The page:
Medical Genomics
We apply our high-throughput next-generation sequencing and bioinformatics capabilities for identifying variants associated with genetic diseases. The main collaborators of our Medical Genomics projects are scientists from the Institute of Medical Biology (IMB) and the Translational Laboratory in Genetic Medicine (TLGM), and clinicians from the KK Women’s and Children’s Hospital and the National University Hospital. A major ongoing project is aimed at identifying variants associated with rare genetic diseases, whose precise diagnosis is often a challenge to clinicians due to the diagnosis odyssey of patients with uncommon symptoms. By sequencing whole-exomes of patients, their unaffected parents and other family members, we have been able to identify causative variants for more than 100 rare and undiagnosed diseases. Besides helping clinicians in the precise diagnosis of the disease and deciding appropriate therapeutic measures, these findings have improved our understanding of the functions of many human genes. The objective of another ongoing project is to identify germline and somatic mutations associated with neuroblastoma, which is the most common extracranial solid tumour in children. This project is based on sequencing and analysis of a large number of FFPE tumour and normal tissue samples collected by clinicians at the KK Women’s and Children’s Hospital over several years.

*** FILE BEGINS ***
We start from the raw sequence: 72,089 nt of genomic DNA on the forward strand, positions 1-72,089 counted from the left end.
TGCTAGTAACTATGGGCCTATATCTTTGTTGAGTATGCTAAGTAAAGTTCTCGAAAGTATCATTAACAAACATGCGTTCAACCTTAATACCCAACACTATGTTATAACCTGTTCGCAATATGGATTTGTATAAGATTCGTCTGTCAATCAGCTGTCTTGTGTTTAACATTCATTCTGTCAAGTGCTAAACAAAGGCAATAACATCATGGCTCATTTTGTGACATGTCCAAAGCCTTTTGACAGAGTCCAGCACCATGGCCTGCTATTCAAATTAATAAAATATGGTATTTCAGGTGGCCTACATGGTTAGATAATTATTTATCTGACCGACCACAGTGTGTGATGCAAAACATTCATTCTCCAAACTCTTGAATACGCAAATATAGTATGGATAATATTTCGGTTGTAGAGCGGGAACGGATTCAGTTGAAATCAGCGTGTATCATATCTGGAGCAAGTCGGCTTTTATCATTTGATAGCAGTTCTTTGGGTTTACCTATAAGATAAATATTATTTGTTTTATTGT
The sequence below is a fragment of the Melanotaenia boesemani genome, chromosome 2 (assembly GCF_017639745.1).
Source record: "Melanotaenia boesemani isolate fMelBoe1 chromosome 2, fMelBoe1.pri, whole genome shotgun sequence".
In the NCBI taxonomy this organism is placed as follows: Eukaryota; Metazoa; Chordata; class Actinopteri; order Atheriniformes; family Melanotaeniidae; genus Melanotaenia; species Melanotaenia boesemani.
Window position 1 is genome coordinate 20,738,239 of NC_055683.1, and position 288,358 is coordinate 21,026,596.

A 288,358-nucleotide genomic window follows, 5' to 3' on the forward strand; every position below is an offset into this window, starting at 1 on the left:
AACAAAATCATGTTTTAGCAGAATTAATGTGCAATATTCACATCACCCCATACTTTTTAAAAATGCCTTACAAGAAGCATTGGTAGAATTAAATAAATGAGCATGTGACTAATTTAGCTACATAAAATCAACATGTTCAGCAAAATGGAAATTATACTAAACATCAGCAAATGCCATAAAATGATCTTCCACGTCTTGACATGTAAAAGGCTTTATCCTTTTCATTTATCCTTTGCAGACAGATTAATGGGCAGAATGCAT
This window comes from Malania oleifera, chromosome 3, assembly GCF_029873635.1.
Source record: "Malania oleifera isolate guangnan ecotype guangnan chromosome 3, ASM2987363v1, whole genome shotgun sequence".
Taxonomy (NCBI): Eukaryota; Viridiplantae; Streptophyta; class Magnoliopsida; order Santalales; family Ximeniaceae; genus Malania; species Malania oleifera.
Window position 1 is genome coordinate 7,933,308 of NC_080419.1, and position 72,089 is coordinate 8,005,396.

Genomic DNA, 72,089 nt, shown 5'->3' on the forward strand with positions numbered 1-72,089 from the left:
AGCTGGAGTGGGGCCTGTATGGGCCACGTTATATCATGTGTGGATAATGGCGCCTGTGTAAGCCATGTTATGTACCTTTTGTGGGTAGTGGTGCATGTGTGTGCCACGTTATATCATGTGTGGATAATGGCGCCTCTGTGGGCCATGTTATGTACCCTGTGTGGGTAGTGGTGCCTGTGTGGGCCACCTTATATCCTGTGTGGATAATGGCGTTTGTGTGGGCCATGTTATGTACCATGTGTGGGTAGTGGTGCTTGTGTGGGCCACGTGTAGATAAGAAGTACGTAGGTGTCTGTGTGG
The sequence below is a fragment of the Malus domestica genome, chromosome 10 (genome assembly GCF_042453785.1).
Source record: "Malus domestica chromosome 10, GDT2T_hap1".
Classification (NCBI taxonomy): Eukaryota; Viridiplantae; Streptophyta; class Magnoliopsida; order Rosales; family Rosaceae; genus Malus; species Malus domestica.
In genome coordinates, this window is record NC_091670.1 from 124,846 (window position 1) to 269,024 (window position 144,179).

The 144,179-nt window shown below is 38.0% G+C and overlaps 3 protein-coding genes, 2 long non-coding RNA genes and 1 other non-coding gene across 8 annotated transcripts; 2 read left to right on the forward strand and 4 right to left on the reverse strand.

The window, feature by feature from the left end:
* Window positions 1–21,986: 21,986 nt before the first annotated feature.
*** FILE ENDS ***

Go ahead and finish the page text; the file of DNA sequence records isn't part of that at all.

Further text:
Besides sequencing and annotation of whole genomes and transcriptomes, our research interests include the role of gene and genome duplications in the evolution of vertebrate genomes; and evolution of cis-regulatory elements and its contribution to the morphological diversity of vertebrates. Prediction of conserved noncoding elements and their assay in transgenic zebrafish and mouse have proved to be an effective strategy for discovering cis-regulatory elements in the human genome, and for understanding the role of regulatory evolution in the phenotypic diversity of vertebrates.


Links to our genome browsers:

        Fugu Genome Project
        Elephant Shark Genome Project
        Japanese Lamprey Genome Project